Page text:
Archive for the ‘Flat Fee MLS’ Category
The real estate market was overheated during the first 6 months of 2013. Low home inventory, record low interest rates and the lack of new construction were to blame for the unsustainable, rapid price increases and multiple bidding wars for properties.
5 Reasons we do not feel the hyper-inflated housing market will, or should, continue.
- Rising Interest Rates – Interest have risen sharply in the past few weeks and the trend continues up. Current rates will slow the number of homebuyers and speculators that are coming into the market during the next 6 months.
- Marginal buyers have been priced out of the market due to bidding wars, rapid price increases and higher borrowing costs.
- Wall Street and large investment groups are curtailing their buying. One-third of all homes purchased this year were Cash sales. This translates to heavy investor buying, which will slow down going forward in 2013.
- Shocking run up in home prices are not sustainable. In May, home prices were up 12.1% on average. This brings home price levels to a 5 year high. Pricing is now at a point that many of the short term gains have been realized, and the market will fall back to more normal levels.
- Realtors and builders report that inquiries and calls from new customers is down 11%, so far for June.
Summary: We feel that the housing market was under valued at the start of 2013, but a frenzied market chewed through much of the low hanging fruit. With rising interest rates, and increasing inventory levels, we see a move to more sustainable and healthy growth moving forward. It is still an excellent time to buy or sell. Inventory levels will increase, but they will remain on the low side throughout the year. Interest Rates are still at historic lows and price increases, although impressive, leave the average home price far below levels seen in 2006 and 2007.
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Home sellers and investors are a happy bunch this spring. Homes are selling quickly and for very near their asking prices. If your home is on the market and you haven’t had success…you should consider an MLS listing and here is why.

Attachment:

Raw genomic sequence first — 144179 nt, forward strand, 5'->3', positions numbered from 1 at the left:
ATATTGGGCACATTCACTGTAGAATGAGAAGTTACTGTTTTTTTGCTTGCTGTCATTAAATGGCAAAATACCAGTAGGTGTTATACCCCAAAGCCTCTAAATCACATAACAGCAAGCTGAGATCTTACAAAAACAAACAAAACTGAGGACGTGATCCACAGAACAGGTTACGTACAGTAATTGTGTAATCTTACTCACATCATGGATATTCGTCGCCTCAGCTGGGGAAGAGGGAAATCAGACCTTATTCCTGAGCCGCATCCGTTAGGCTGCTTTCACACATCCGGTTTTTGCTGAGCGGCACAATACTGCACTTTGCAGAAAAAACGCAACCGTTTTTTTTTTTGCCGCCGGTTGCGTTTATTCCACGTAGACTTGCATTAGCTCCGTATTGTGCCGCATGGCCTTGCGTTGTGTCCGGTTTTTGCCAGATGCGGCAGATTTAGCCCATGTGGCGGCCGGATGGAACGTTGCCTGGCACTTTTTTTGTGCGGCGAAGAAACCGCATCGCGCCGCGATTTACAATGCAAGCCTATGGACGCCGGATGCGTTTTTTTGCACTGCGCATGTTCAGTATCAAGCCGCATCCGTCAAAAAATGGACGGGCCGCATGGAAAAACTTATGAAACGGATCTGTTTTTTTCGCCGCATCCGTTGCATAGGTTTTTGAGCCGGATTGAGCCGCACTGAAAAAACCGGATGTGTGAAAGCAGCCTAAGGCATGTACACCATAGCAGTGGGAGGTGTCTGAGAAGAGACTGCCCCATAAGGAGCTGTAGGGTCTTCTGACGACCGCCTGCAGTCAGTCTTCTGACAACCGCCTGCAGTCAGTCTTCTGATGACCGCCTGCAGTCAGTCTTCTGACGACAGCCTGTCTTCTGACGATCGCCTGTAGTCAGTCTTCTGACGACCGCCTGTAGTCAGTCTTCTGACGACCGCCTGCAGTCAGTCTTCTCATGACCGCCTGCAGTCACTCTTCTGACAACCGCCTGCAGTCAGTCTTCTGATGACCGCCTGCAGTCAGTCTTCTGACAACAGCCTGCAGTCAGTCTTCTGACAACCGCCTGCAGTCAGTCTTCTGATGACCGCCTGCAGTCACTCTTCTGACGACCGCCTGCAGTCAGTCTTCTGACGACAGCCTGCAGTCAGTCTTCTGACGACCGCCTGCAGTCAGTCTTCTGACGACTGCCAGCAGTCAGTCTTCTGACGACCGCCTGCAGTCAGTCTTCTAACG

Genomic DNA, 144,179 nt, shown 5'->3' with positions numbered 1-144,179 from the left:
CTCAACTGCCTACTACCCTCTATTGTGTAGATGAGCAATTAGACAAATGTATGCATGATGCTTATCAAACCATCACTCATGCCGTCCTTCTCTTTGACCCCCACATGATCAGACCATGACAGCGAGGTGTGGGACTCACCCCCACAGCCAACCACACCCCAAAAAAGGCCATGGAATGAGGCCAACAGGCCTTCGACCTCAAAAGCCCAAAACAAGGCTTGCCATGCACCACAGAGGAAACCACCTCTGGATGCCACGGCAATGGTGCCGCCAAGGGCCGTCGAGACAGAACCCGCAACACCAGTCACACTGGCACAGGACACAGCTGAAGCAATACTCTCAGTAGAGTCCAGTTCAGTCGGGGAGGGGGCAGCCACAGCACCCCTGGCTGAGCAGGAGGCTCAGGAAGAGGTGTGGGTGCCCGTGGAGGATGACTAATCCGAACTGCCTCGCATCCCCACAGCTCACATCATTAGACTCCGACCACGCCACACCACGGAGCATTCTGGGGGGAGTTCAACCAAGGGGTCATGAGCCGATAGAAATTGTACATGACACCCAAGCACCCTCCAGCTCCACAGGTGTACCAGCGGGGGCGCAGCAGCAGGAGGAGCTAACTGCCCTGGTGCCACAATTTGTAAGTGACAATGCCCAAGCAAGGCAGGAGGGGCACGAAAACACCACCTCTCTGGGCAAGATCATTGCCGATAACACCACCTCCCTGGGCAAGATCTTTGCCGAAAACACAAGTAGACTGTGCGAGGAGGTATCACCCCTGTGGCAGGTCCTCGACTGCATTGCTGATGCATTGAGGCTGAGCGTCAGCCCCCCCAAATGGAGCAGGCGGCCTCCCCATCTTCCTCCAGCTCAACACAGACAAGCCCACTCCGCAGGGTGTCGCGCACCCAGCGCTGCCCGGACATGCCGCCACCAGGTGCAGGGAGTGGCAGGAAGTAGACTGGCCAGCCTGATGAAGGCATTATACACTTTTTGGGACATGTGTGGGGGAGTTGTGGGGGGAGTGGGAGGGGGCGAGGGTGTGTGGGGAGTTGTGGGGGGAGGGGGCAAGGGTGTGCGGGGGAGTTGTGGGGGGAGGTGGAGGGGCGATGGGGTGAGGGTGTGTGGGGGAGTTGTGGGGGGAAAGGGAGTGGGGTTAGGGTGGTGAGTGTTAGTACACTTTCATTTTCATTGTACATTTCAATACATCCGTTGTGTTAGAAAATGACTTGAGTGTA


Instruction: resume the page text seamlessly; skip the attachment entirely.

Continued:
Washington Post writer and real estate expert, Iilyse Glink weigh about why the MLS is the key to home sales and why it works so well.
Studies indicate that most homes sell with the help of a real estate agent. The No. 1 tool to market those homes is probably the MLS. This listing service in most markets gives real estate agents the ability to see and review all listings in an area. If your home isn’t in the MLS, you’re missing the most effective tool to sell your home.
Twenty or so years ago, an FSBO seller would advertise his home in local newspapers and a lawn sign, with InfoTube or InfoBox, to market his home. Few if any of these FSBO sellers succeeded in selling their homes. More recently, the Internet has started to level the playing field, but many buyers still work with real estate agents to buy their home. Those agents rely on the MLS.
An FSBO service may offer various packages to sellers such as you. The more you want, the more you pay, with the top package giving you access to the MLS for six months. We guess you want to give your home the greatest exposure possible and that you wouldn’t want to exclude a major source of potential buyers.
As you decide whether you want an a FSBO package, you must understand what it will take to sell your home. If you overprice your home for sale, trying to sell it yourself isn’t likely to give you a good result.
You still will need to price your home right, make sure your home shows really well, both from the inside and the outside, take great photos for posting on Web sites, create a beautiful brochure for the home, and make sure the description of your home is succinct, emphasizes the good points of your home and accurately shows off its best qualities.